Wednesday’s panel, was an all-Kurdish panel, with representatives from political parties, civil society, and if you count me in the mix, the diaspora as well. The list of speakers and panelists included:
- Mr. Hemin Hawrami, the Head of Foreign Relations Office for the Kurdistan Democratic Party, delivered the keynote address.
- Mr. Abdul Salam Medeni, Executive Director of the Rwanga Foundation, joined us in our conversation representing one of the largest civil society organizations in Kurdistan dedicated to education.
- Dr. Sasha Toperich, director of the Mediterranean Basin initiative at the Center for Transatlantic Relations SAIS at Johns Hopkins University in Washington D.C. — and a long-time friend of Kurdistan — opened the event.
We were originally scheduled to be joined by the Deputy Prime Minister Mr. Qubad Talabani as the Distinguished Keynote speaker, but he has been quite busy with economic reform priorities, and we wish him and Kurdistan success. We were also scheduled to be joined by Mr. Awat Mustafa, Head of Projects at the Barzani Family Foundation.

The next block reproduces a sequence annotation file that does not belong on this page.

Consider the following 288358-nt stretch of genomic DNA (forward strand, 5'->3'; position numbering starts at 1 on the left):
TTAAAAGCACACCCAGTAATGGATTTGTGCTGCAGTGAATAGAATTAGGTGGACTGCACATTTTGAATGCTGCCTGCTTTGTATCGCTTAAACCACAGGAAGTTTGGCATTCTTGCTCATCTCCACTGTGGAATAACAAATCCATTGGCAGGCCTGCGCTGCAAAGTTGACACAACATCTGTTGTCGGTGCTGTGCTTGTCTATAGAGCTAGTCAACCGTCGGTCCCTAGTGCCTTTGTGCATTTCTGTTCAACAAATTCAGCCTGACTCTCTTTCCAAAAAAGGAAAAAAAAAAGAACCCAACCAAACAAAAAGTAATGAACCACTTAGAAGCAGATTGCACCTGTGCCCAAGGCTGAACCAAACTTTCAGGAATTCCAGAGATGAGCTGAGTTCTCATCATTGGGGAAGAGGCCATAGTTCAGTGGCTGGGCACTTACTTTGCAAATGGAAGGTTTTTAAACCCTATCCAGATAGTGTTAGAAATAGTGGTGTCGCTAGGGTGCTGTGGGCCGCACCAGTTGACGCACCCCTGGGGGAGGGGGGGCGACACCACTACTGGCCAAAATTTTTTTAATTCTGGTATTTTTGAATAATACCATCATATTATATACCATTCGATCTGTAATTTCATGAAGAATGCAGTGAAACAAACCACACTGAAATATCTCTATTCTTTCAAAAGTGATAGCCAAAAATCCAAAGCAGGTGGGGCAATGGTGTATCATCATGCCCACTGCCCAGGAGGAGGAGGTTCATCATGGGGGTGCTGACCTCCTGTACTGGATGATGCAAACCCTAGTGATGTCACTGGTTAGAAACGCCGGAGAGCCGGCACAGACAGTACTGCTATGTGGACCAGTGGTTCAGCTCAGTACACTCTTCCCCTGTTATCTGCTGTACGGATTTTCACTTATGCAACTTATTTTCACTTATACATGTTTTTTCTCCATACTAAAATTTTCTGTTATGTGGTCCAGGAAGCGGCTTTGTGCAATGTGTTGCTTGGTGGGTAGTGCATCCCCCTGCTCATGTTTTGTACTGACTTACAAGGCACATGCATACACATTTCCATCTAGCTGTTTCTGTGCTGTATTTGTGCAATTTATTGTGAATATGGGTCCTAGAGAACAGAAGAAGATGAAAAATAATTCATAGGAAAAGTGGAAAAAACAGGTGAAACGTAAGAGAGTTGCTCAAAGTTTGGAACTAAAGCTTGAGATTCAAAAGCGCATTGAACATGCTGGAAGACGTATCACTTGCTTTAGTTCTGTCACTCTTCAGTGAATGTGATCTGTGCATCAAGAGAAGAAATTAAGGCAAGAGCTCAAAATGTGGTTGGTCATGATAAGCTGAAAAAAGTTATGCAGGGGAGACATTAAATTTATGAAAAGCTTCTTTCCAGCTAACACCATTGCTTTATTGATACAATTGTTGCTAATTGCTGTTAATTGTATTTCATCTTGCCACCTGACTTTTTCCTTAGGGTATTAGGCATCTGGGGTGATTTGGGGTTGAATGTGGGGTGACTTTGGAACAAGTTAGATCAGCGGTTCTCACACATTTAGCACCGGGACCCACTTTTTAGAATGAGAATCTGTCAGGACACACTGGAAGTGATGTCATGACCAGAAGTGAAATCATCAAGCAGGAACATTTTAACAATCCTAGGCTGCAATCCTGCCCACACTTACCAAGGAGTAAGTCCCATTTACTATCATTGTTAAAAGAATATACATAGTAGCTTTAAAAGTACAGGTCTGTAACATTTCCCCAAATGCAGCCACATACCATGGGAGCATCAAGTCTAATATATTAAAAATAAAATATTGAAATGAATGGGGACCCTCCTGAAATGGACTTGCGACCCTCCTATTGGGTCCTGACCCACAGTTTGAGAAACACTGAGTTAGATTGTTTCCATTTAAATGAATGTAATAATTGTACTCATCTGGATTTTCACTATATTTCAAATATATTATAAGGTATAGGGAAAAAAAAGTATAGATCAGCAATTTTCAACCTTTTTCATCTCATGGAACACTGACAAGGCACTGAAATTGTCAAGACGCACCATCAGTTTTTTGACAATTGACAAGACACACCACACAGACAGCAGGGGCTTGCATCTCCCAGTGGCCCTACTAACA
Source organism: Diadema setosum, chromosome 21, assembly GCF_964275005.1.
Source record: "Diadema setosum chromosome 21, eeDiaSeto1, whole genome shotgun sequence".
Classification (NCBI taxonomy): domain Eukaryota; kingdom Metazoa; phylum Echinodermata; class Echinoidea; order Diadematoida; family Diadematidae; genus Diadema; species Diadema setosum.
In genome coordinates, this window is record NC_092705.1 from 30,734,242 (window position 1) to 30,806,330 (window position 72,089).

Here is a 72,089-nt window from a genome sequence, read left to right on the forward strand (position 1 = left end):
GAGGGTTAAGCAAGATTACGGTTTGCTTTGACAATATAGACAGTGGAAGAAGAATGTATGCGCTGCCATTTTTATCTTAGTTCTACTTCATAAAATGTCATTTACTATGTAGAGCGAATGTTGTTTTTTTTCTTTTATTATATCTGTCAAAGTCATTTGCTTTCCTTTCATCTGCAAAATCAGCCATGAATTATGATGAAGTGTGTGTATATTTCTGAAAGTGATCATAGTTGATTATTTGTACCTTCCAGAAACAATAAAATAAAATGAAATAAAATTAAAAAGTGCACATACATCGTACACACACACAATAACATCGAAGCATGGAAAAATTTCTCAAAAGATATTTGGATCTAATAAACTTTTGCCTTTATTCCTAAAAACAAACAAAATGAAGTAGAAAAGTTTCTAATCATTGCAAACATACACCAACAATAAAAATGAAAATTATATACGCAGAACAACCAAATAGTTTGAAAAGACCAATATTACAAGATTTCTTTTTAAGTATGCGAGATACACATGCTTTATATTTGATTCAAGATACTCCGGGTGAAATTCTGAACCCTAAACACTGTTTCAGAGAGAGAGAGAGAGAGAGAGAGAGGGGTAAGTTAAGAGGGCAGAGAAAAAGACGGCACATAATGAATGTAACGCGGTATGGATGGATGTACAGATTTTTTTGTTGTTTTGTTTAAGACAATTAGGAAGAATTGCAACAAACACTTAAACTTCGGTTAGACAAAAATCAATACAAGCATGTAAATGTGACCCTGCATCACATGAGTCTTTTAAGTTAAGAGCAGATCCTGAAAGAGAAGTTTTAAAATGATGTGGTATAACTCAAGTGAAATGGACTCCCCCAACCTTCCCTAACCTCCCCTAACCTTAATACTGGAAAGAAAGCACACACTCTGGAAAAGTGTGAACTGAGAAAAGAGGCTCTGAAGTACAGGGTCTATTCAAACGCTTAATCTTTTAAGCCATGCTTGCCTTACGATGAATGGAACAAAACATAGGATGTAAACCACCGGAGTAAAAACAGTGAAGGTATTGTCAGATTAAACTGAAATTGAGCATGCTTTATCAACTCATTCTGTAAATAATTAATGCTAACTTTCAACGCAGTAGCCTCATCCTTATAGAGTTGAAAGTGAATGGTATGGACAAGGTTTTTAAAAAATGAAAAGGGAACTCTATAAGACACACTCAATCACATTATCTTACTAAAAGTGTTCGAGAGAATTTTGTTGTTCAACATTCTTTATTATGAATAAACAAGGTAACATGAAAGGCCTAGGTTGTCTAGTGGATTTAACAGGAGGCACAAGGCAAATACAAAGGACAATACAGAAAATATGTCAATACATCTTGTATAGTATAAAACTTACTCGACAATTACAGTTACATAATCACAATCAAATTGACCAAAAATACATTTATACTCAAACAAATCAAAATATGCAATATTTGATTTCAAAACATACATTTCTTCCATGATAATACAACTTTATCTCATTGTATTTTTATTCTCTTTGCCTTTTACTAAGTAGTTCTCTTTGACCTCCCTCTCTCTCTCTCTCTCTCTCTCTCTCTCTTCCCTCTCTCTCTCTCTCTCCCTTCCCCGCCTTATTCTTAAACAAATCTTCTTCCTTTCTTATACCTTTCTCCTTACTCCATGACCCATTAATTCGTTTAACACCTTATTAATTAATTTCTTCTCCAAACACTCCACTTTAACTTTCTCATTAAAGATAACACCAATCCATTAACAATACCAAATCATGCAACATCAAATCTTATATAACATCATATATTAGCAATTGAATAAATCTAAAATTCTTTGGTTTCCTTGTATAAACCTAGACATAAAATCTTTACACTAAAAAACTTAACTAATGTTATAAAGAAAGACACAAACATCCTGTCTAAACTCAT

TKP: Speaking of the diaspora, you are the founder and chair of newly formed non-for-profit organization “American Friends of Kurdistan.” Can you tell us more about it?
RP: American Friends of Kurdistan (www.friendsofkurdistan.us) is a new organization I co-founded with Lionel Johnson, a friend of Kurdistan, business executive, and former VP for Middle East and Turkey at the US Chamber of Commerce.
We aim to promote specifically what we at the SAIS event hoped to achieve – to facilitate dialogue and forums to strengthen learning, collaboration, and exchange between Kurds and Americans, and create a long-lasting people-to-people friendship that is in the best interests of both US and Kurdistan.
Kurdistan has been and remains, in many ways, the United States’ most reliable friend and partner in the region. And Kurdistan’s sustainable development and success is critical not only for its own citizens, but the region’s stability, and global security.
We already went on a business delegation to Kurdistan in December, representing American Friends of Kurdistan. The trip was headed by the U.S.-Kurdistan Business Council.